In Ann Arbor, the running back position is sacred. Dating back over 50 years to the early days of Bo with players like Glenn “Shake and Bake” Doughty and Billy Taylor, through Butch Woolfork in the ‘70s and Jamie Morris in the ‘80s, the position at Michigan was elevated to a higher standard.
Succeeding those backs was a run of players who took the position to such heights they are only remembered by one name: Wheatley, Biakabatuka, Thomas, Perry, and Hart. Names that carry such reverence, Wolverine fans need a moment to collect themselves before continuing.
More recently, Hassan Haskins reached immortal Michigan status with his five-touchdown performance against Ohio State in 2021, and entering next season, the Wolverines feature the best 1-2 punch in the history of the program.
However, after 2023, who is the heir-apparent behind Blake Corum and Donovan Edwards to take over?
This week, 247Sports released an article discussing the most impactful freshmen from spring practices. The Michigan Wolverines were represented by the unlikely former three-star running back Benjamin Hall.
Hall came to Michigan as an afterthought, as “the other guy.” The freshman from Kennesaw, Georgia was one of the lowest-rated recruits in Michigan’s 2023 recruiting class and, to further stack the deck against himself, Michigan’s second-highest rated recruit was four-star running back and local legend Cole Cabana, who played high school football 10 minutes from the Big House.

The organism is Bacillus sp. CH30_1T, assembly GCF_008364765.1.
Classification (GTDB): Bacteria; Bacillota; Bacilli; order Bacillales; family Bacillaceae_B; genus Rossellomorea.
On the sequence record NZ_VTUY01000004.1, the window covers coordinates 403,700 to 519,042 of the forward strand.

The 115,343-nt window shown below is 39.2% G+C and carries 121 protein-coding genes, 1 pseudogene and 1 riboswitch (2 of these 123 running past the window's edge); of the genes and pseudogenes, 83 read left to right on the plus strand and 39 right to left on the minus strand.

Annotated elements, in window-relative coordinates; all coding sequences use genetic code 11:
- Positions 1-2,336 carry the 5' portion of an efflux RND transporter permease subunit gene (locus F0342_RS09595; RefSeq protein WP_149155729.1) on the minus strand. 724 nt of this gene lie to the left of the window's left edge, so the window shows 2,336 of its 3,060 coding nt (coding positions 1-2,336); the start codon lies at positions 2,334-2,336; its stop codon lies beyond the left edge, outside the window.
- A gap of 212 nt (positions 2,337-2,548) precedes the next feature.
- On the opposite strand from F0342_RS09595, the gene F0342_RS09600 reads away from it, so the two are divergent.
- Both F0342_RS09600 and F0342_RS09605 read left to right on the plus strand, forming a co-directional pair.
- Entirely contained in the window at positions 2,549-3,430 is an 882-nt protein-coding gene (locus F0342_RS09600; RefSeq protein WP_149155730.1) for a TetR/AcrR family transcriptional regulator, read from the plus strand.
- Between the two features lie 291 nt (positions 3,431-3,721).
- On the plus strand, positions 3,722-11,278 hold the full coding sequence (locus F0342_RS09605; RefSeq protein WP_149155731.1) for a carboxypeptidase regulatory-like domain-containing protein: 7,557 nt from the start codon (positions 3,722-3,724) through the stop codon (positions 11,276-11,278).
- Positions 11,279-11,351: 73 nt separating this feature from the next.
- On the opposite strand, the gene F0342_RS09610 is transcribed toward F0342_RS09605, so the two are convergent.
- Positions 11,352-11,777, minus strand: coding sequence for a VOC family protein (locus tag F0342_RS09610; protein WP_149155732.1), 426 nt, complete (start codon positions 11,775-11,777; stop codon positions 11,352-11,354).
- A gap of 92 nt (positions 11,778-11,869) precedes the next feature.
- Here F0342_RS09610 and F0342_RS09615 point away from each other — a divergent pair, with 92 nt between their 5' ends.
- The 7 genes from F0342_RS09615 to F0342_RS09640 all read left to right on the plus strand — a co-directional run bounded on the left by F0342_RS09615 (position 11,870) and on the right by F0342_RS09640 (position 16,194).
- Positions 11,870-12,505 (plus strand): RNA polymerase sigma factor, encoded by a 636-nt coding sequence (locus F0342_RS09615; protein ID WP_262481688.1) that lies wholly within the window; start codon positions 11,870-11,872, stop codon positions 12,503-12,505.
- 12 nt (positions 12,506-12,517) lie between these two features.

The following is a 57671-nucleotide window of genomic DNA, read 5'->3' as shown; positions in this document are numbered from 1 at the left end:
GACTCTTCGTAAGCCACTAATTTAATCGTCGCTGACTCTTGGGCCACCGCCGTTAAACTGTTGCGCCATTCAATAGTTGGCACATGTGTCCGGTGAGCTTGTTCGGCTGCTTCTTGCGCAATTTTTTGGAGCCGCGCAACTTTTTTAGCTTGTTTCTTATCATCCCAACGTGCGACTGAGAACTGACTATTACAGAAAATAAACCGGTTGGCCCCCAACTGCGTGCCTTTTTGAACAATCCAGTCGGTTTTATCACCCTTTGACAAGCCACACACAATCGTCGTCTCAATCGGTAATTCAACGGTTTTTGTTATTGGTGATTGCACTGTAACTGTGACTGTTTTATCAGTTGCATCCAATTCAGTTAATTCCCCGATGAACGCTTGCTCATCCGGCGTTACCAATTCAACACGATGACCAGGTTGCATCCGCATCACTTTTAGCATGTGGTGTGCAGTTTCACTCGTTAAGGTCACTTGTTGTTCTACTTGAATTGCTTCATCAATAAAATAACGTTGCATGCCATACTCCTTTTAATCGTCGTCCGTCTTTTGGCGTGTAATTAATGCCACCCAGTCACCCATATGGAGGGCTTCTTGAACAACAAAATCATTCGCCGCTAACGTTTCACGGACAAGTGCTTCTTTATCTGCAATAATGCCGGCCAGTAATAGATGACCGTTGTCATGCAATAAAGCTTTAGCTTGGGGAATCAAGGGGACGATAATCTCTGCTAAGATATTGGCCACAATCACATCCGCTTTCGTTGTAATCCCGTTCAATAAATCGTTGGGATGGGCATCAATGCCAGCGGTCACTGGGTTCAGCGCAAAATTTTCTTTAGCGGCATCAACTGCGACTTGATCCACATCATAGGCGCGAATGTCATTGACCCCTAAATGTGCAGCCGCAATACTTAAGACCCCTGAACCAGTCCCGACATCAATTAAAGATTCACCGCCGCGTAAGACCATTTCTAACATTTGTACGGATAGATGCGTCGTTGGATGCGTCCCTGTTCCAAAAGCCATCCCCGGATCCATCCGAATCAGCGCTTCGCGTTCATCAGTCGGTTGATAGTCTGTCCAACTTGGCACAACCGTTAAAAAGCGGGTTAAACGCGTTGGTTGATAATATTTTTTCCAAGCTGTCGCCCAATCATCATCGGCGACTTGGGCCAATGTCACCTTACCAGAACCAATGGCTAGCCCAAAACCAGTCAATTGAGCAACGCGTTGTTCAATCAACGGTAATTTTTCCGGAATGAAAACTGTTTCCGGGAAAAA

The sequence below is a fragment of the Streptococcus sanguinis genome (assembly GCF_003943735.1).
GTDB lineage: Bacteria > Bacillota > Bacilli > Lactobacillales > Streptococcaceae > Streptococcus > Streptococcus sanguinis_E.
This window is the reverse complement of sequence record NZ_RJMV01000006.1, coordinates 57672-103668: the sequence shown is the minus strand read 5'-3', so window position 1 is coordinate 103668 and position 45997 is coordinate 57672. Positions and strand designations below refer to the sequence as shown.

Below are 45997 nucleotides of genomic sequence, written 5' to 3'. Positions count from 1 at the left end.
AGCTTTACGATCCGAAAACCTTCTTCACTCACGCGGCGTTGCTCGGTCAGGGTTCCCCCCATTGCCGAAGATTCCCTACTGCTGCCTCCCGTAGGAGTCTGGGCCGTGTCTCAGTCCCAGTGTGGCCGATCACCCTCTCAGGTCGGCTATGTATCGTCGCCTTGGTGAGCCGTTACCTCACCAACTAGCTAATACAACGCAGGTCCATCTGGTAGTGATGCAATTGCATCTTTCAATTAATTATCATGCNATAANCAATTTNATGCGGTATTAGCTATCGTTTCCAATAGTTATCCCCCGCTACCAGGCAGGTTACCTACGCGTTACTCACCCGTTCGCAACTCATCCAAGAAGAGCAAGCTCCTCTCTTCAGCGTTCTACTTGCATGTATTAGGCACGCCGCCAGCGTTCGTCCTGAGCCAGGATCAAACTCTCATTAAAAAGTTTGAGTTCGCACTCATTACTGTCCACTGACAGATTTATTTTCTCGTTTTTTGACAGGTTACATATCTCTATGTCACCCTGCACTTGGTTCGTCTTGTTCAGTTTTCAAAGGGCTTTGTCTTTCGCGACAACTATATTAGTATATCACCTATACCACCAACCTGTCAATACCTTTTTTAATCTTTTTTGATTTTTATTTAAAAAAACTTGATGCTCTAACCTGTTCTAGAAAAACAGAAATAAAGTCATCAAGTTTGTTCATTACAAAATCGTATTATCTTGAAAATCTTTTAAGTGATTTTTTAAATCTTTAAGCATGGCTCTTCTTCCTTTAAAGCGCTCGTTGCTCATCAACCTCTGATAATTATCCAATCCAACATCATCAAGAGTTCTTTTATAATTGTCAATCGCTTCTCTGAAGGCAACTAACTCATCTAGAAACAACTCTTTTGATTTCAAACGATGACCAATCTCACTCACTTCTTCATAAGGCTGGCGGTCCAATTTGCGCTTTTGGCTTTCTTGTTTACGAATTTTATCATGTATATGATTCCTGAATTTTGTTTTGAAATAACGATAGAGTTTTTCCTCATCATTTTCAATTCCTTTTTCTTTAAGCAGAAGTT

Hall didn’t care. Despite a crowded running back room and positional competition in his own class, he committed to Michigan and enrolled just in time for bowl game practices. After a few months of learning the ropes, the buzz around Hall remained quiet; until the spring game.
That game presented a unique opportunity for Hall. With no Corum, Edwards, presumptive RB-3 CJ Stokes or class-rival Cabana participating, Hall had an extended opportunity to flash his potential.
Hall finished the spring game with 96 yards, while averaging 7.4 yards per carry and scoring one touchdown. More impressively, he flashed vision, balance, awareness and patience rarely seen from freshmen running backs in the fall, let alone from those who have only had a few weeks of practice under their belt.
Running backs coach Mike Hart was jovial when asked about Hall after the game.
“Well, I told him today he should have had two touchdowns but he fell twice,” said Hart. “He stepped out of bounds once and tripped on the other one, but I just think that his maturity is it’s pretty — it’s amazing. I mean, you wouldn’t guess he’s 18 years old, just turned 18 a few weeks ago. Yeah, it’s like he’s been here a long time. He works hard, he studies, he understands the offense. He’s just getting better and better every day. He’s just built like a grown man. I mean, he’s 225 pounds. And you know, his legs are huge. He runs hard. So excited about his future here.”
Hart continued, “He’s Hassan-like, he’s hard to tackle. He’s hard to bring down. But his legs are just so thick. I mean, you look at him waist down. I mean, he’s a big guy. So you know, I would probably compare him to the guys we’ve had here to Hassan. Go back to Kevin Grady, if you want to back in the day. It’s how Grady was built that way back in 2005, 2006 for those young reporters out there.”
One practice performance doesn’t guarantee Hall anything come September. The competition for running back No. 3 is log jammed with Hall, Stokes, Kalel Mullings, Cabana, Leon Franklin, Isaiah Gash and Tavierre Dunlap. However, Hart’s words are almost more powerful than what Hall displayed on the field.
Hart believes in the potential of Hall, and that is a big reason why he recruited him despite Hall primarily receiving attention from mid-majors during his prep career. Only time will tell if he will be in Michigan’s running back rotation this fall, or if he will be a featured option in the future.
If one or both are true, fans can point back to this spring performance before speaking Hall’s name with reverence, too.